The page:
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Introduction: priority setting, equitable access and public involvement in health care

Albert Weale (Department of Political Science, University College London, London, UK)
Katharina Kieslich (Department of Primary Care and Public Health Sciences, King's College London, London, UK)
Peter Littlejohns (Department of Primary Care and Public Health Sciences, King's College London, London, UK)
Aviva Tugendhaft (School of Public Health, University of the Witwatersrand, Johannesburg, South Africa and Priceless SA, Wits School of Public Health, Johannesburg, South Africa)
Emma Tumilty (Bioethics Centre, Department of General Practice & Rural Health, University of Otago, Dunedin, New Zealand)
Krisantha Weerasuriya (National Medicines Regulatory Authority of Sri Lanka, Colombo, Sri Lanka)
Jennifer A Whitty (Norwich Medical School, University of East Anglia, Norwich, UK and School of Pharmacy, University of Queensland, Brisbane, Australia)

Journal of Health Organization and Management

ISSN: 1477-7266

Article publication date: 15 August 2016




The purpose of this paper is to introduce the special issue on improving equitable access to health care through increased public and patient involvement (PPI) in prioritization decisions by discussing the conceptualization, scope and rationales of PPI in priority setting that inform the special issue.


The paper employs a mixed-methods approach in that it provides a literature review and a conceptual discussion of the common themes emerging in the field of PPI and health priority setting.


The special issue focuses on public participation that is collective in character, in the sense that the participation relates to a social, not personal, decision and is relevant to whole groups of people and not single individuals. It is aimed at influencing a decision on public policy or legal rules. The rationales for public participation can be found in democratic theory, especially as they relate to the social and political values of legitimacy and representation.


The paper builds on previous definitions of public participation by underlining its collective character. In doing so, it develops the work by Parry, Moyser and Day by arguing that, in light of the empirical evidence presented in this issue, public participatory activities such as protests and demonstrations should no longer be labelled unconventional, but should instead be labelled as “contestatory participation”. This is to better reflect a situation in which these modes of participation have become more conventional in many parts of the world.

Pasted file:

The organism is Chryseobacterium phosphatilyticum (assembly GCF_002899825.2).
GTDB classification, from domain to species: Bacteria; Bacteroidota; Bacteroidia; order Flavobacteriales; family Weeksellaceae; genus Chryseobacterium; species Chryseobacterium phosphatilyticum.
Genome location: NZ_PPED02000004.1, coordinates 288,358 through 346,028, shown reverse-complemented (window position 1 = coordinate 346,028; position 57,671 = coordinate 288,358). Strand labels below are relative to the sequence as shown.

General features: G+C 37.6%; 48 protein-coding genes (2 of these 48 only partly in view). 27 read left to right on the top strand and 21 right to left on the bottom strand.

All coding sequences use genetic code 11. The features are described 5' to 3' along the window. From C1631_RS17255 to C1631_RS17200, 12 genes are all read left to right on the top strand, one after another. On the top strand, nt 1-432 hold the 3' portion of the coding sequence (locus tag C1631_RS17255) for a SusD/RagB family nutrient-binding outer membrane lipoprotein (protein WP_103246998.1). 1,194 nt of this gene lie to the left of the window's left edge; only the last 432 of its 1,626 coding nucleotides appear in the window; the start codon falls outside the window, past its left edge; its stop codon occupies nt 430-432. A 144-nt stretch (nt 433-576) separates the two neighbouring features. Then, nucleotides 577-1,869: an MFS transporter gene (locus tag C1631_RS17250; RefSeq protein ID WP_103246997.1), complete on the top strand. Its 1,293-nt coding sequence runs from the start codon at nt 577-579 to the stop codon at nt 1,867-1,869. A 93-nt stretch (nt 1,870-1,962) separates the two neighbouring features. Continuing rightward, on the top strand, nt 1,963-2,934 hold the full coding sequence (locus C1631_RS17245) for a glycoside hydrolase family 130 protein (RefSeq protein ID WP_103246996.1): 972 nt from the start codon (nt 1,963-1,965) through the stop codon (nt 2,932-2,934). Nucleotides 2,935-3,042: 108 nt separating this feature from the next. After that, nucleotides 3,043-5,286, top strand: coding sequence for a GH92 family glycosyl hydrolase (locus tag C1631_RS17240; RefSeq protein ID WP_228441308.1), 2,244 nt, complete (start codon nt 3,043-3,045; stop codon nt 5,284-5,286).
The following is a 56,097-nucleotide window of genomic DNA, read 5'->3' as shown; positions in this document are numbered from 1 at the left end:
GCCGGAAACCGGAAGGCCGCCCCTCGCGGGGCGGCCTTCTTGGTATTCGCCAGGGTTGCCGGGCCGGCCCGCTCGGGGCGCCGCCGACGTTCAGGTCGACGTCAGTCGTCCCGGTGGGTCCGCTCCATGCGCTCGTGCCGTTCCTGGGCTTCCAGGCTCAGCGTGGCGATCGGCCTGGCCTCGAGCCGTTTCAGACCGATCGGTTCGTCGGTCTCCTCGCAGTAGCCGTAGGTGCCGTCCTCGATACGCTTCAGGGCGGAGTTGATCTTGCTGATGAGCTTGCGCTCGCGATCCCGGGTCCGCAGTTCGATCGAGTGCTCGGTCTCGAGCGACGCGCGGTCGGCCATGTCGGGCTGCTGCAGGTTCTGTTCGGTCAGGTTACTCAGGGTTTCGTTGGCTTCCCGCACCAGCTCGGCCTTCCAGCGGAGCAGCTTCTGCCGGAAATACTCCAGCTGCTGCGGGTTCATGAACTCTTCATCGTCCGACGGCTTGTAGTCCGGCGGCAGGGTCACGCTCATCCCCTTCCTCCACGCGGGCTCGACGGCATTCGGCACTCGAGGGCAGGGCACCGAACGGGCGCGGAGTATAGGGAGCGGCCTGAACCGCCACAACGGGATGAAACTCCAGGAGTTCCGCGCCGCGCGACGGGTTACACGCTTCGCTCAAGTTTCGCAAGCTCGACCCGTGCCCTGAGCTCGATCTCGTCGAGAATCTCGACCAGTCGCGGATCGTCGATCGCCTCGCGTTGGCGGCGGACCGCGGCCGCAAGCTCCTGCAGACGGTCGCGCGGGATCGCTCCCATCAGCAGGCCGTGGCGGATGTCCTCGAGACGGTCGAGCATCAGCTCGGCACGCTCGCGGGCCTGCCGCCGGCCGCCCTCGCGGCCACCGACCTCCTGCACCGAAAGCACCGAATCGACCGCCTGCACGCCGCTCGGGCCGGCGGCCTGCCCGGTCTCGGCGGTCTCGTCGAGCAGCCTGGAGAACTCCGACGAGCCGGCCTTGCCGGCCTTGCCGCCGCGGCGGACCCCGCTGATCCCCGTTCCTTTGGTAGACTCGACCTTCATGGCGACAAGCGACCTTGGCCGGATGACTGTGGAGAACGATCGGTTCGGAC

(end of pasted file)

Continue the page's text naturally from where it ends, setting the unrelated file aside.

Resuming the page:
This work was generously supported by the Brocher Foundation in Geneva, Switzerland, where the workshop on “Improving equitable access to health care through increasing patient and public involvement in prioritisation decisions” was held in November 2015. The authors thank the Brocher Foundation for hosting and funding this workshop. Katharina Kieslich and Peter Littlejohns are supported by the National Institute for Health Research (NIHR) Collaboration for Leadership in Applied Health Research and Care (CLAHRC) South London at King ' s College Hospital NHS Foundation Trust. The views expressed are those of the authors and not necessarily those of the NHS, the NIHR or the Department of Health. Aviva Tugendhaft is supported by funding to PRICELESS SA from the international Decision Support Initiative (IDSI) through the Bill and Melinda Gates Foundation, grant number 740671. The authors are grateful to the reviewers for their comments and suggestions on the manuscript.


Weale, A., Kieslich, K., Littlejohns, P., Tugendhaft, A., Tumilty, E., Weerasuriya, K. and Whitty, J.A. (2016), "Introduction: priority setting, equitable access and public involvement in health care", Journal of Health Organization and Management, Vol. 30 No. 5, pp. 736-750.



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